Due to a lack of taxonomic and distributional information concerning the Common Crow Corvus brachryhynchos Brehm inhabiting the Great Basin of North America, Johnston (1961) in one of the most recent revisions on crows, was unable to include this area in his work. Between 1965 and 1967, field trips were taken throughout the Great Basin to secure specims, and to determine to what extent the area was being utilized by crows. Ecological information such as habitat prference, nesting behavior, and interactions with other species was collected where possible. Forty-eight birds were collected from the Great Basin. From a comparison of data from these birds with data from crows from other areas of North America, it was concluded that the Great Basin crows are the eastern variety Corvus brachyrhynchos brachyrhynchos Brehm. Summer and winter distribution is similar in that river valleys with meandering streams, which support willow thickets and nearby meadows, are primarily utilized. A difference in winter distribution with that of the summer is the occurrence of large concentrations of crows in Utah during the winter. Crows were found to have interactions with magpies and starlings. These consisted mainly of crows utilizing unfinished magpie nets, and stealing food scraps from starlings. The crow causes very little damage to crops in the Great Basin and is probably an asset because of the recreation it affords the local sportsmen, rather than an economic problem.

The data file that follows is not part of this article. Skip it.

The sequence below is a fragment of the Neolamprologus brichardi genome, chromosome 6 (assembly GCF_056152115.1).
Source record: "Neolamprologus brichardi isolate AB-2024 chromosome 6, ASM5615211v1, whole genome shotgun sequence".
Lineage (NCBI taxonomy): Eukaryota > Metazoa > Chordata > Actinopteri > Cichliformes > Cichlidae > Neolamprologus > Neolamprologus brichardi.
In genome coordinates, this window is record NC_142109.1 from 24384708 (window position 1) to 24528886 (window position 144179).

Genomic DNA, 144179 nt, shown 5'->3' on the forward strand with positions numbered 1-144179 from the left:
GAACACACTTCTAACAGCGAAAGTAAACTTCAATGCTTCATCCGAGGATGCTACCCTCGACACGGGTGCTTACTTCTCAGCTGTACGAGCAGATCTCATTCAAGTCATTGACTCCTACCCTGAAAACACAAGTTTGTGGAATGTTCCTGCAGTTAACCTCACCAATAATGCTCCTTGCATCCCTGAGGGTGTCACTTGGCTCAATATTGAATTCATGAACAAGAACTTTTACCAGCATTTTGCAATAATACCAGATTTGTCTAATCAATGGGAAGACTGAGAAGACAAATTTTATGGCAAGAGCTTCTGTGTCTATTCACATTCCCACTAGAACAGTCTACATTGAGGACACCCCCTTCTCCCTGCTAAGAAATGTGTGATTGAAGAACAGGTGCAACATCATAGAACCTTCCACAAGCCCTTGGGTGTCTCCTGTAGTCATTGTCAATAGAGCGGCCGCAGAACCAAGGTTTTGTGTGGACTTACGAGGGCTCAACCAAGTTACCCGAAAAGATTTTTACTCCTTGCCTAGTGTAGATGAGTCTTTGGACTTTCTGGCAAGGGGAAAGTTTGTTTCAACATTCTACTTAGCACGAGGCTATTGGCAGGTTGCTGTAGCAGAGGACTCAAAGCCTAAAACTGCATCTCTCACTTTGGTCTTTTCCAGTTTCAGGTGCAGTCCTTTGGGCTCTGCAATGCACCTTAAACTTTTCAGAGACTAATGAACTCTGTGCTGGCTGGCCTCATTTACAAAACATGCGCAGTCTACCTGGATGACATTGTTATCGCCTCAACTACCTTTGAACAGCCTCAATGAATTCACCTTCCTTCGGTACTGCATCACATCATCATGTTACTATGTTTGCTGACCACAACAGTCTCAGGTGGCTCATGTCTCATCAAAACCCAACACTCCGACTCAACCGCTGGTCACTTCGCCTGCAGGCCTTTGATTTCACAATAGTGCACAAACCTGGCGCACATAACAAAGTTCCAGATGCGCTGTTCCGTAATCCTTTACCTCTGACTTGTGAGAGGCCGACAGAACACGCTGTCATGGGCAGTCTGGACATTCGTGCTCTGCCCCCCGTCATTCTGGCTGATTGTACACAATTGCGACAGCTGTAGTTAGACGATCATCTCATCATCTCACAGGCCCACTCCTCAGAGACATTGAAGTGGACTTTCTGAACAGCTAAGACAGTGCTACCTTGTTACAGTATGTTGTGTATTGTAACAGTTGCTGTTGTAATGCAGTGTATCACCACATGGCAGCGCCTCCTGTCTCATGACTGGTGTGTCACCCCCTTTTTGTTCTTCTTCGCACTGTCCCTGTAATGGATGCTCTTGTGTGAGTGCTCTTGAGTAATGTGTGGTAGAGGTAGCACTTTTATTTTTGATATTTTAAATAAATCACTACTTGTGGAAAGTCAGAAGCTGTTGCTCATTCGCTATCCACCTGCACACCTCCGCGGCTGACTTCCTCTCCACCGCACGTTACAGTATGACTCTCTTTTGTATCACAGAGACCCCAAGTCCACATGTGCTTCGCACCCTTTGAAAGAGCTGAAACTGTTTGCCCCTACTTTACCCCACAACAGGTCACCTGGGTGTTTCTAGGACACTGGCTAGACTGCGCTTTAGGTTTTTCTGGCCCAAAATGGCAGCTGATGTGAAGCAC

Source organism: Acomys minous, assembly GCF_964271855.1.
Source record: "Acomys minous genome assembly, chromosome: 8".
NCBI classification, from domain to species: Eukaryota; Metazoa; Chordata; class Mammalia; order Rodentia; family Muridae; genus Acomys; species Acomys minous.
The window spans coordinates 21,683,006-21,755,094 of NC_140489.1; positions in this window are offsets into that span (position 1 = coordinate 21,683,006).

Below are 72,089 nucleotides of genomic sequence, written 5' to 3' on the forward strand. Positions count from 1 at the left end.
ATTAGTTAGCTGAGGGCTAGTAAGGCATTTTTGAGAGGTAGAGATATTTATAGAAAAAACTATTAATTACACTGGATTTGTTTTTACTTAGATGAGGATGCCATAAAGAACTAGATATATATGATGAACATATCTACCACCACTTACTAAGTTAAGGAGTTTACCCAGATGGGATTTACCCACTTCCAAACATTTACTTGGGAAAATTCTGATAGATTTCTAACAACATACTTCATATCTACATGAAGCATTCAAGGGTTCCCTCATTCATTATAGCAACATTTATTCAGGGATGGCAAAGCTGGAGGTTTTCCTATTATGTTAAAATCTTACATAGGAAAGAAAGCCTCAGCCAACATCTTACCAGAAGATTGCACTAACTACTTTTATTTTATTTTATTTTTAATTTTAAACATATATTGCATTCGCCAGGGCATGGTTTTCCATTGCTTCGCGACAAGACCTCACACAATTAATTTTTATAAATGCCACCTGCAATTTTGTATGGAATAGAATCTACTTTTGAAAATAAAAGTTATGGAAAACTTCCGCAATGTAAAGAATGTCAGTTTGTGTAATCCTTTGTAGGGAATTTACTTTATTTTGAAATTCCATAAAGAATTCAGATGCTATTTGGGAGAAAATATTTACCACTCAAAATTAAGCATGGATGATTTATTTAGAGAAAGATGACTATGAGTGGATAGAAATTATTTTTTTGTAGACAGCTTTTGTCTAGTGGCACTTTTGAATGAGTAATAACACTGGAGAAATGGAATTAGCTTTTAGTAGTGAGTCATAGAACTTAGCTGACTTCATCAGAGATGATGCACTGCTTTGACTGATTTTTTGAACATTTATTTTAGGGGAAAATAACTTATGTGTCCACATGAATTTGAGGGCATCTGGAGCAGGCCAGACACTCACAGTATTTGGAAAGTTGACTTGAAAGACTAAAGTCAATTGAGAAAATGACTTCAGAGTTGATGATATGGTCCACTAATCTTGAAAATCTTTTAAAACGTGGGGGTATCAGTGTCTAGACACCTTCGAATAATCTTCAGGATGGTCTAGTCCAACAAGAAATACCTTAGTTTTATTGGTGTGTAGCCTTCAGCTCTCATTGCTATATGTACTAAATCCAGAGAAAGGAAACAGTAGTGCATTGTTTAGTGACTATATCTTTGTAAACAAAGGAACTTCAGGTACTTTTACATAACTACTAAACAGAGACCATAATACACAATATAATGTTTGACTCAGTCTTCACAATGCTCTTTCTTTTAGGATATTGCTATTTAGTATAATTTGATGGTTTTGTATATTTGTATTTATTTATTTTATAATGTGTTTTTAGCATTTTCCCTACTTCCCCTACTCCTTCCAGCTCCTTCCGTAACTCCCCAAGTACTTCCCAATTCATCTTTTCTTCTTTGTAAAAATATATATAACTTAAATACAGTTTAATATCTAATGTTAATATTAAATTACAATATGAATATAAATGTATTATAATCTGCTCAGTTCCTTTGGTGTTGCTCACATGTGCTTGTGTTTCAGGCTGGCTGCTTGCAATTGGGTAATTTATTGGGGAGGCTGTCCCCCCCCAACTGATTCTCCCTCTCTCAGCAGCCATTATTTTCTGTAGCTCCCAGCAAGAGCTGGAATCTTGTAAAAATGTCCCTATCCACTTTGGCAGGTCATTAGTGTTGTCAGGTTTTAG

College and Department
Plant and Wildlife Sciences
BYU ScholarsArchive Citation
Richards, Gerald Low, "The status of the common crow Corvus brachyrhynchos brehm in the Great Basin" (1967). Theses and Dissertations. 7858.
Crows; Zoology, Great basin